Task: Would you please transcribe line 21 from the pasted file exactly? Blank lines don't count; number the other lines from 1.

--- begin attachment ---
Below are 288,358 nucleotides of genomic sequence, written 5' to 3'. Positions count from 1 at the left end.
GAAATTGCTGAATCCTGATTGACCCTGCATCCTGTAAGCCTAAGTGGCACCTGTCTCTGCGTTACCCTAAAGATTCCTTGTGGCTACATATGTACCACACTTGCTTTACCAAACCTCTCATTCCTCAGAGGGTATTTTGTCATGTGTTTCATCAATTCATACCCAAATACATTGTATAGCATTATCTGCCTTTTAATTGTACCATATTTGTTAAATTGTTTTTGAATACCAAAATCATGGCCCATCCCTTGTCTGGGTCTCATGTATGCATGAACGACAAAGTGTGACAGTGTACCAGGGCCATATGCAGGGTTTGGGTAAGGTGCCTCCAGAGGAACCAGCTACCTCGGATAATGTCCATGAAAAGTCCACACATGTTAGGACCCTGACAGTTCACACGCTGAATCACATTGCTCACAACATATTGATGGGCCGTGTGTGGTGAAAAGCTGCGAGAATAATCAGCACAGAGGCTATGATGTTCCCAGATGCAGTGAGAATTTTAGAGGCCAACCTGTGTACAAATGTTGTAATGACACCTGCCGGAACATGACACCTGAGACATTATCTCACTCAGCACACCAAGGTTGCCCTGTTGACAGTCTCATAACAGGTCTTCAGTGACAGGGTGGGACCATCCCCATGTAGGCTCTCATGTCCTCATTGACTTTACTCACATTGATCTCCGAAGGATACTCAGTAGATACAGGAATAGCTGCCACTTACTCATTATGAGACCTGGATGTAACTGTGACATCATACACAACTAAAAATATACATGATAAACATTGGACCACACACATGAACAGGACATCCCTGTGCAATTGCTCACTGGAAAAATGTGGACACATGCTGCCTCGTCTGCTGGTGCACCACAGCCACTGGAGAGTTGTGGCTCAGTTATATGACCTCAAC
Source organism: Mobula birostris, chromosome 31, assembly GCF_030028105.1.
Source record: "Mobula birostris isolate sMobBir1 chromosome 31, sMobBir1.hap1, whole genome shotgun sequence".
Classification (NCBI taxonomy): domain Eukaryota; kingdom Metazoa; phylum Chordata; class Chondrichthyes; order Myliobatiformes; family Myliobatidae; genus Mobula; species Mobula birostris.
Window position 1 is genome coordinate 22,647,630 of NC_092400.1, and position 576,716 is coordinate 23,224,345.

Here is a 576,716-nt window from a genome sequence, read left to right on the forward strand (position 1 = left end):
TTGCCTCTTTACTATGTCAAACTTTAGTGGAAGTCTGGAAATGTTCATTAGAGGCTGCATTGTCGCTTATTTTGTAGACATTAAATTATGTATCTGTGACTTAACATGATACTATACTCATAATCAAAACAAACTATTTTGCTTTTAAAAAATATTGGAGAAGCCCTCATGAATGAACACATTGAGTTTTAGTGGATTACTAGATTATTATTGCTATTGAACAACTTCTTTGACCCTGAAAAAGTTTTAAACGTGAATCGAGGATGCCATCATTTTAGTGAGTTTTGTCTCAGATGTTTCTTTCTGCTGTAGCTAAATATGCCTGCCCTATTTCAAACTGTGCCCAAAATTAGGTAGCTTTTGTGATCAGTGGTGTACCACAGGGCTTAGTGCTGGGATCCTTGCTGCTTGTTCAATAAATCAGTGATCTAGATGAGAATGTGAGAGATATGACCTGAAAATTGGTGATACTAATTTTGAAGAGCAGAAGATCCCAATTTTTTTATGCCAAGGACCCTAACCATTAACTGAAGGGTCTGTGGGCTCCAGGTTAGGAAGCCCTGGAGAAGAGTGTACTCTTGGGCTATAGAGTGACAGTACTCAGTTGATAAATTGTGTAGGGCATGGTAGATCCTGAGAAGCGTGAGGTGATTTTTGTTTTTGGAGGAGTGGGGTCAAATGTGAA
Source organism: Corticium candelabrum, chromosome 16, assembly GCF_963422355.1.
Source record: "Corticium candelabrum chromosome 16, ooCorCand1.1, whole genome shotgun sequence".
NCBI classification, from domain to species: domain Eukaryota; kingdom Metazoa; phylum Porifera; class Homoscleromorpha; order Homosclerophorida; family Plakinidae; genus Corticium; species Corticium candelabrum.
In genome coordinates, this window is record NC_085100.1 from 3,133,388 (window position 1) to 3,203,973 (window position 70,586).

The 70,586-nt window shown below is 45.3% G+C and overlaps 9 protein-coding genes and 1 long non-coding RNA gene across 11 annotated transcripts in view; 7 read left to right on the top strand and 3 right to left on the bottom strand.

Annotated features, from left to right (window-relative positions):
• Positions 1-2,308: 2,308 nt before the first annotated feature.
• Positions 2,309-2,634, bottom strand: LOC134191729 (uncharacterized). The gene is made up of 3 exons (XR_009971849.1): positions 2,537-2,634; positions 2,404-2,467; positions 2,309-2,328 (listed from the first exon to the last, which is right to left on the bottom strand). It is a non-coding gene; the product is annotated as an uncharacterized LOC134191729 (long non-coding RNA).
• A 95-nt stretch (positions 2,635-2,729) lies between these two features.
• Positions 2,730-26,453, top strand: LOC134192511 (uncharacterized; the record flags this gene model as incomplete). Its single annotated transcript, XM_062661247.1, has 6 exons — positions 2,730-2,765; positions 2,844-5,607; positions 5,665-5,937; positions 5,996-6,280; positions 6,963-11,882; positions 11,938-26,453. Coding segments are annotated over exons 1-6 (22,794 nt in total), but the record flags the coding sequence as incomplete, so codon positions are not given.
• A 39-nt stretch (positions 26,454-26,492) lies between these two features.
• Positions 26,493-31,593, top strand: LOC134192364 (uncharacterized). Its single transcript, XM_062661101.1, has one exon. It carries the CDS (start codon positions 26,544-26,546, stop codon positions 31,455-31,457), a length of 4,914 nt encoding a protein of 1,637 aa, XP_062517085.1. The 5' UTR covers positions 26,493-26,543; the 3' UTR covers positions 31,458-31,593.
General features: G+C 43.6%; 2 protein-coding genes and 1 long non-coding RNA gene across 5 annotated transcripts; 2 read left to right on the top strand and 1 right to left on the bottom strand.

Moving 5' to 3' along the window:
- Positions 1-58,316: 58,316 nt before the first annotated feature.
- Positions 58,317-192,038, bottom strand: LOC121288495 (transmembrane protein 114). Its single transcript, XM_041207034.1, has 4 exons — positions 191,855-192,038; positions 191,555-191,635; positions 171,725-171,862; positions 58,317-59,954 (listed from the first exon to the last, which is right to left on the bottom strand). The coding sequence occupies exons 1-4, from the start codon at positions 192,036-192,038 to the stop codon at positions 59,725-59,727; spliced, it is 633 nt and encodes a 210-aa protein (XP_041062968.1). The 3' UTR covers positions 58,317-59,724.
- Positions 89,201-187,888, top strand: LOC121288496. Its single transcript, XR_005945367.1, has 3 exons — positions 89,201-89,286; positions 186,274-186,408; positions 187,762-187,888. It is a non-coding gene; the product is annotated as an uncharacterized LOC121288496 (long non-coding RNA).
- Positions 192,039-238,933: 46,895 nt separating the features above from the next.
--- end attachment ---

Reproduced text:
General features: G+C 43.6%; 2 protein-coding genes and 1 long non-coding RNA gene across 5 annotated transcripts; 2 read left to right on the top strand and 1 right to left on the bottom strand.